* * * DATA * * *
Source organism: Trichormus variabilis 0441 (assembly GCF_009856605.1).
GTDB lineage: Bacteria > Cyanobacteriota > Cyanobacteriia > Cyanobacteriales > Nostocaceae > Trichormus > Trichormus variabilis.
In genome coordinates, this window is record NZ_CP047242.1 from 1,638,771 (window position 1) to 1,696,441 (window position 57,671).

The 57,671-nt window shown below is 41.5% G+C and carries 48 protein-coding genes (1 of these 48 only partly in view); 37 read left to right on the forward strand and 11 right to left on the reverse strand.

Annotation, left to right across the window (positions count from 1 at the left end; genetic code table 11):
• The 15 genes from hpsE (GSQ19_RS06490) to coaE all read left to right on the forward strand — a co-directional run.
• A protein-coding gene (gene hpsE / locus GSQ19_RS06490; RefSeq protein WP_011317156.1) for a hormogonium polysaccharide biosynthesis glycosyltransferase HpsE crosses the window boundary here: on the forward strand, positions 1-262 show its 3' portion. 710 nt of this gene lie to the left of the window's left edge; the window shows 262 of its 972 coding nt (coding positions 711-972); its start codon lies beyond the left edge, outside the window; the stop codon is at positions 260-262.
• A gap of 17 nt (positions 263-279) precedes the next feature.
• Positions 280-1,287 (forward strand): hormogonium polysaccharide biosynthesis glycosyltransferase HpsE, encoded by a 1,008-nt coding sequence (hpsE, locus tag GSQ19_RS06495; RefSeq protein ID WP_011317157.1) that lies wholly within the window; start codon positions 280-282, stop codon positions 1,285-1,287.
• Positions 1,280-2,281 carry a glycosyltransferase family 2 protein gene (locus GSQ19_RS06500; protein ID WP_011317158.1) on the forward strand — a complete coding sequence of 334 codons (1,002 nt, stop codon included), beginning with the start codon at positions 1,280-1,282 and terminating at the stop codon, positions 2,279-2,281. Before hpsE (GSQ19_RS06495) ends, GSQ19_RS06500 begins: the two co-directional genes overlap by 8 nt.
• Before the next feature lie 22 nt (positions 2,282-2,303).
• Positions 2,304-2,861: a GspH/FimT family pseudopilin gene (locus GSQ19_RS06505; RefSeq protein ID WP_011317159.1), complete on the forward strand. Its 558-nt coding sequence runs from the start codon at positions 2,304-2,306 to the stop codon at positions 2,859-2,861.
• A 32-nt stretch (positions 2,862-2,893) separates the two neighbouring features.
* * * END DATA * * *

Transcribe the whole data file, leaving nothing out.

Source organism: Trichormus variabilis 0441 (assembly GCF_009856605.1).
GTDB lineage: Bacteria > Cyanobacteriota > Cyanobacteriia > Cyanobacteriales > Nostocaceae > Trichormus > Trichormus variabilis.
In genome coordinates, this window is record NZ_CP047242.1 from 1,638,771 (window position 1) to 1,696,441 (window position 57,671).

The 57,671-nt window shown below is 41.5% G+C and carries 48 protein-coding genes (1 of these 48 only partly in view); 37 read left to right on the forward strand and 11 right to left on the reverse strand.

Annotation, left to right across the window (positions count from 1 at the left end; genetic code table 11):
• The 15 genes from hpsE (GSQ19_RS06490) to coaE all read left to right on the forward strand — a co-directional run.
• A protein-coding gene (gene hpsE / locus GSQ19_RS06490; RefSeq protein WP_011317156.1) for a hormogonium polysaccharide biosynthesis glycosyltransferase HpsE crosses the window boundary here: on the forward strand, positions 1-262 show its 3' portion. 710 nt of this gene lie to the left of the window's left edge; the window shows 262 of its 972 coding nt (coding positions 711-972); its start codon lies beyond the left edge, outside the window; the stop codon is at positions 260-262.
• A gap of 17 nt (positions 263-279) precedes the next feature.
• Positions 280-1,287 (forward strand): hormogonium polysaccharide biosynthesis glycosyltransferase HpsE, encoded by a 1,008-nt coding sequence (hpsE, locus tag GSQ19_RS06495; RefSeq protein ID WP_011317157.1) that lies wholly within the window; start codon positions 280-282, stop codon positions 1,285-1,287.
• Positions 1,280-2,281 carry a glycosyltransferase family 2 protein gene (locus GSQ19_RS06500; protein ID WP_011317158.1) on the forward strand — a complete coding sequence of 334 codons (1,002 nt, stop codon included), beginning with the start codon at positions 1,280-1,282 and terminating at the stop codon, positions 2,279-2,281. Before hpsE (GSQ19_RS06495) ends, GSQ19_RS06500 begins: the two co-directional genes overlap by 8 nt.
• Before the next feature lie 22 nt (positions 2,282-2,303).
• Positions 2,304-2,861: a GspH/FimT family pseudopilin gene (locus GSQ19_RS06505; RefSeq protein ID WP_011317159.1), complete on the forward strand. Its 558-nt coding sequence runs from the start codon at positions 2,304-2,306 to the stop codon at positions 2,859-2,861.
• A 32-nt stretch (positions 2,862-2,893) separates the two neighbouring features.